Why Teachers and Administrators Don’t Get Along
Allow me to generalize for a moment: there seems to be a constant tension, especially in the public school systems, of teachers versus administration. Often teachers feel stifled by bureaucratic measures or undermined by central office edicts. Given my belief in the tie between entrepreneurialism and teaching, this is no surprise.
Entrepreneurs are people who reject the corporate culture in order to implement their own vision in their own way. Corporate bureaucracy drives entrepreneurs mad because when they see problems or opportunities, the process to act on them is often cumbersome and slow (or even more likely: outside of their job description). Being entrepreneurial means working with a persistent sense of urgency that demands quick action. It is not difficult for someone thinking entrepreneurially to see the ‘big picture’ and strategize ways to improve a situation. Working alone, or running a small business, allows entrepreneurial people to make the best use of their skills and somewhat idiosyncratic penchants.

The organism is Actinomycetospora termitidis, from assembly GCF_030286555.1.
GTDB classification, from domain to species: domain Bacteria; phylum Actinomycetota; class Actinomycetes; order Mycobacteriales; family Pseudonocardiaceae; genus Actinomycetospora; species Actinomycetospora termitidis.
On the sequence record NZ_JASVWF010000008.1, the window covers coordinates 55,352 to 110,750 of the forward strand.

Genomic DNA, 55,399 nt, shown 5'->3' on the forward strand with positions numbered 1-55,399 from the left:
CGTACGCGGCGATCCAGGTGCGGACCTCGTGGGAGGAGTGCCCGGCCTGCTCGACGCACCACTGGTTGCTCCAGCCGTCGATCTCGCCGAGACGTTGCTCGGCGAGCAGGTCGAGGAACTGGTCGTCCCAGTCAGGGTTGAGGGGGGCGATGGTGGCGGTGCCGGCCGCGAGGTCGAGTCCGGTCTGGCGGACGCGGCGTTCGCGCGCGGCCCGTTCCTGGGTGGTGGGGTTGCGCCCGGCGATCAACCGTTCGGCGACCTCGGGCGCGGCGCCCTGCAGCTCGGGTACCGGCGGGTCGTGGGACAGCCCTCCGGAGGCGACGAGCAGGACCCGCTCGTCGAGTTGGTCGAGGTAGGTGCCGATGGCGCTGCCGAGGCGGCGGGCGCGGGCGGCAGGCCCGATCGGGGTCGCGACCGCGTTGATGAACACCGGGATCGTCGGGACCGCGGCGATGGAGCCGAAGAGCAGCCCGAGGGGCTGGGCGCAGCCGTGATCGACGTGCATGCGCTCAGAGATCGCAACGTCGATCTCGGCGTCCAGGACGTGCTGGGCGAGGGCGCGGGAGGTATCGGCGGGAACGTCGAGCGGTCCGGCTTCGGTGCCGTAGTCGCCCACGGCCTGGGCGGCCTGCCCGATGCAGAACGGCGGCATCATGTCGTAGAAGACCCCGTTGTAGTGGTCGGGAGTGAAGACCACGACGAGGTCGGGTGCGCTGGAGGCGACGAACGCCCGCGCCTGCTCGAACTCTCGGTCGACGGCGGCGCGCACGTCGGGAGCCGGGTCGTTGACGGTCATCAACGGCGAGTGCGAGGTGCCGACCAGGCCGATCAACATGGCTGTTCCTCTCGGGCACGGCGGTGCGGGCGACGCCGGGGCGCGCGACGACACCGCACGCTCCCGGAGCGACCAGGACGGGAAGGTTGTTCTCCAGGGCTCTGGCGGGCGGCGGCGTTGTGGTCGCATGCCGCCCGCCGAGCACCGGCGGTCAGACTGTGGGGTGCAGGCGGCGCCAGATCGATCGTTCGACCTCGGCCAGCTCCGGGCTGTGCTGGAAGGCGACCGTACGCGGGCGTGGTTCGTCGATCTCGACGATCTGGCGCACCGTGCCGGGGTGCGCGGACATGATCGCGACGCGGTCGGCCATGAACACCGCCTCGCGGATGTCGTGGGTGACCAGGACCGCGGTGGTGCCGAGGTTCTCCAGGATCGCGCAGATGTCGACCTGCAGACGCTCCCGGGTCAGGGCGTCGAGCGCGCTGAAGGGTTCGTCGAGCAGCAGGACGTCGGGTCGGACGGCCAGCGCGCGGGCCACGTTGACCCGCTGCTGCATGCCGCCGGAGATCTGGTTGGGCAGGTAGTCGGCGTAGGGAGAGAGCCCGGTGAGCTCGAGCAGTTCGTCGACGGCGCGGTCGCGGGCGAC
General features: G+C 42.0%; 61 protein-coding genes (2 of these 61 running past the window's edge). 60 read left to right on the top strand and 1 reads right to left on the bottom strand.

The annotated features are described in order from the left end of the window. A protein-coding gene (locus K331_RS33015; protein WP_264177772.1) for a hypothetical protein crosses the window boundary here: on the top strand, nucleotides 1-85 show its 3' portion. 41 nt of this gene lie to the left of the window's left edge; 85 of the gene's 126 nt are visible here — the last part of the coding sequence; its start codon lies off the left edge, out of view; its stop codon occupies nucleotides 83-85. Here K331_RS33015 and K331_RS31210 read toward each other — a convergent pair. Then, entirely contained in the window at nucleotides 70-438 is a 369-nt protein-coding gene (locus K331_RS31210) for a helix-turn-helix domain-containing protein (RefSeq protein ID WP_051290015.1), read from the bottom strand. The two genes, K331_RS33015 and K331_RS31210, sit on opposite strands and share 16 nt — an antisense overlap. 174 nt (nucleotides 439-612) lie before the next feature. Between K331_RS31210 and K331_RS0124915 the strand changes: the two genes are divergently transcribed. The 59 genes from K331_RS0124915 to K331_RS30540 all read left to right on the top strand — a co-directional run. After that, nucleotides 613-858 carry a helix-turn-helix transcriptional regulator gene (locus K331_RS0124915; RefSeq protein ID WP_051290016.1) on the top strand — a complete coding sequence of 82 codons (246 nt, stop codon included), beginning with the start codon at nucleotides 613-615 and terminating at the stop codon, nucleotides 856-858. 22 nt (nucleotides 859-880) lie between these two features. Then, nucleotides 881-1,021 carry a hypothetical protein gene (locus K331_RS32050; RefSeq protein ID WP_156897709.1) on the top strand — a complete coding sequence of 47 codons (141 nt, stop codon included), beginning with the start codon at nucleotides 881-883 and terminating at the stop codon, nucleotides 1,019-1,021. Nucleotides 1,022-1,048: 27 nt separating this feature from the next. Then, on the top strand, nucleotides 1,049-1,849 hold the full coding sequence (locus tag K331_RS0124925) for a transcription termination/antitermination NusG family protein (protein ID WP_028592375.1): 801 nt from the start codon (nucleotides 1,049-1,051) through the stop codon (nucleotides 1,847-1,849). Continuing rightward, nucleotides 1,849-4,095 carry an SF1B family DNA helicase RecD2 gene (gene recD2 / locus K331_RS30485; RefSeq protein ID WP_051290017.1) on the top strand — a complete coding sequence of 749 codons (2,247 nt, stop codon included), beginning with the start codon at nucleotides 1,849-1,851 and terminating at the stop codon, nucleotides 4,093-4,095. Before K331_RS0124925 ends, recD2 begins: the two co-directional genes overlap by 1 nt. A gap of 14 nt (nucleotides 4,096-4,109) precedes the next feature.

However, so does teaching in your classroom. That is what makes good teachers entrepreneurial (see Manifesto). The problem arises, however, when teachers step outside the classroom and become employees of their school and/or district. This entrepreneurial freedom and penchant becomes a source of tension and frustration. It is not teachers being obstinate or insubordinate; it is simply teachers manifesting the same characteristics that make them amazing educators. Imagine being a complete entrepreneur at one moment (in your class) and then having to step out and instantly be part of a bureaucratic machine (say in your staff meeting). Yet despite these dichotomous realms, teachers are forced (and expected) to shift gears seamlessly.
This may sound like I am coming to a gloomy conclusion. In fact, I do believe that as long as schools hire good (entrepreneurial) teachers, there will be tension between this cohort and the administration. I do not see this, however, as a hopeless conclusion. Rather, I believe these two constituencies can easily improve schools by learning to understand and embrace these differences. If administrators viewed faculty as a cohort of hundreds of mini-entrepreneurs, they could adjust their approach and even leverage the expertise of this skilled group.